The “R” should have the projectiles with one crimp only.
What is the hs of the steel case?
@EOD I’m told the steel case is 1941… It could be anything of course.
Jestertoo, what script are you trying to display with the “ShVAK”? Czech?
The UB is obviously Cyrillic but is no caliber designator by the way.
I fixed it to ШВАК
I was told the early 12.7x108 rimless were for the UB gun, but I understand what you are saying.
About the Berezin (UB) we need to look at Degtyarev who used the cartridge first (to my knowledge).
But as said, the 12.7x108 usually is not really connectable to a gun’s name (at least in my view).
Old Soviet crates sometimes have no “gun indicator” and sometimes “DShK” (still not being the cartridge designation) - so it leaves room for interpretation.
Otherwise one also could say “5.56mm M16”, “9mm P08” or “7.9mm G98” or “7.9mm PzB38” or, or, or…
But this whole subject was often discussed and many people have their own view on all this.
Dear forum members,
12,7 x 108 caliber cartridge was developed in 1930.
The first model weapons of caliber 12,7 x 108 was a large-caliber machine gun Degtyarev DK (Дягтерев Крупнокалиберный - ДК).
Universal machine gun Berezin UB (Универсальный Березина - УБ) of caliber 12,7 x 108 was developed in 1938.
12,7 x 108 R caliber cartridge was developed specifically for large-caliber aircraft machine gun Shpitalniy-Vladimirov ShVAK (Шпитальный-Владимиров Авиационный Крупнокалиберный - ШВАК) in 1932.
In 1936, a 20 mm caliber ShVAK machine gun was developed, after which the production of ShVAK machine guns of caliber 12,7 x 108 R and the production of 12,7 x 108 R caliber cartridges were quickly stopped.
What year did they start using the larger diameter primers?
What year did they introduce the 2 groove projectiles?
Did the ШВАК use projectiles other than B30? This says so:
I’m also using Jhonni’s reference, but I can’t read it very well.
Unfortunately, I do not know these details.
The small primer I observed on 1938 production. In 1940 the larger primer was used and I have not seen a 1939 to say what size was used there.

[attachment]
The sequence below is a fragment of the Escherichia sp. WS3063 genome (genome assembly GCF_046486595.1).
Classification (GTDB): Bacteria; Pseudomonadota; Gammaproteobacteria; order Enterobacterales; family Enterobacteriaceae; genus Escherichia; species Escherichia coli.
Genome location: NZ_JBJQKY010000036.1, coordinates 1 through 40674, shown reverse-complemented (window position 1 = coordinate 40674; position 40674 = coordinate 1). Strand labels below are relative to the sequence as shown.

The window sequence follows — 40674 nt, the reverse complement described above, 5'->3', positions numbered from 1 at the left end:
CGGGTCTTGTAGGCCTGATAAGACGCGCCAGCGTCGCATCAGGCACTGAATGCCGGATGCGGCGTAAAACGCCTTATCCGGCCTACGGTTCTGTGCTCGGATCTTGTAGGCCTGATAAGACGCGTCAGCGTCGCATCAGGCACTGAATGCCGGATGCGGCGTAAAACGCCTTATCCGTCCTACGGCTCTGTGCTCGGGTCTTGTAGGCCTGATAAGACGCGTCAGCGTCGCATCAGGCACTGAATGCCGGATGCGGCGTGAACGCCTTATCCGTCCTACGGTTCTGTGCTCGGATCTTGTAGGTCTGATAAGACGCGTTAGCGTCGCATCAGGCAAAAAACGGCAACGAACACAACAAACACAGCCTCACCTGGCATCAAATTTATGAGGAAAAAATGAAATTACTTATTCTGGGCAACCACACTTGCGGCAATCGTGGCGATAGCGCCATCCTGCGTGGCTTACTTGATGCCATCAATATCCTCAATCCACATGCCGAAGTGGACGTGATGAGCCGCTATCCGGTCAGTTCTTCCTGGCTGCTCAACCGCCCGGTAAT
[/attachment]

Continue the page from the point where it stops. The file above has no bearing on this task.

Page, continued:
Dear forum members,
It must be borne in mind that the designation of 12,7 x 108 R caliber cartridge is incorrect.
12,7 x 108 caliber cartridge is not 12,7 x 108 caliber cartridge with a flanged cartridge case; these are different cartridges, which are linked only by the same diameter of the mouth of the cartridge case and the possibility of using the same bullets.
It is necessary to keep in mind the sequence of historical events.
In 1930, the Shpitalny-Komaritsky 7,62 x 54 R caliber aircraft machine gun - ShKAS (Шпитальный-Комарицкий авиационный скоростельный - ШКАС) was developed.
It was an outstanding machine gun from the point of view of the technical solutions used. However, in the early 30s, its combat effectiveness was already insufficient. In this regard, in 1932, the Shpitalny-Vladimirov 12,7 x 108 caliber aircraft large-caliber machine gun ShVAK (Шпитальный-Владимиров авиационный крупнокалиберный - ШВАК) was developed.
Initially, the machine gun was intended for firing with 12,7 x 108 caliber cartridges. However, during tests, it turned out that the drum loading mechanism borrowed from the ShKAS machine gun could not operate with rimless cartridges.
In this regard, in a hurry, a flanged cartridge was developed, the caliber of which is usually designated as 12.7 x 108 R, although this cartridge differs from 12,7 x 108 caliber cartridge both in the dimensions of the cartridge case and in the type of the primer.
Then, in 1936, the Shpitalny-Vladimirov 20 mm caliber aircraft automatic cannon ShVAK was developed, which was very unsuccessful and probably would not have been used if Shpitalny was not Stalin’s favorite and his personal consultant on aircraft cannon armament.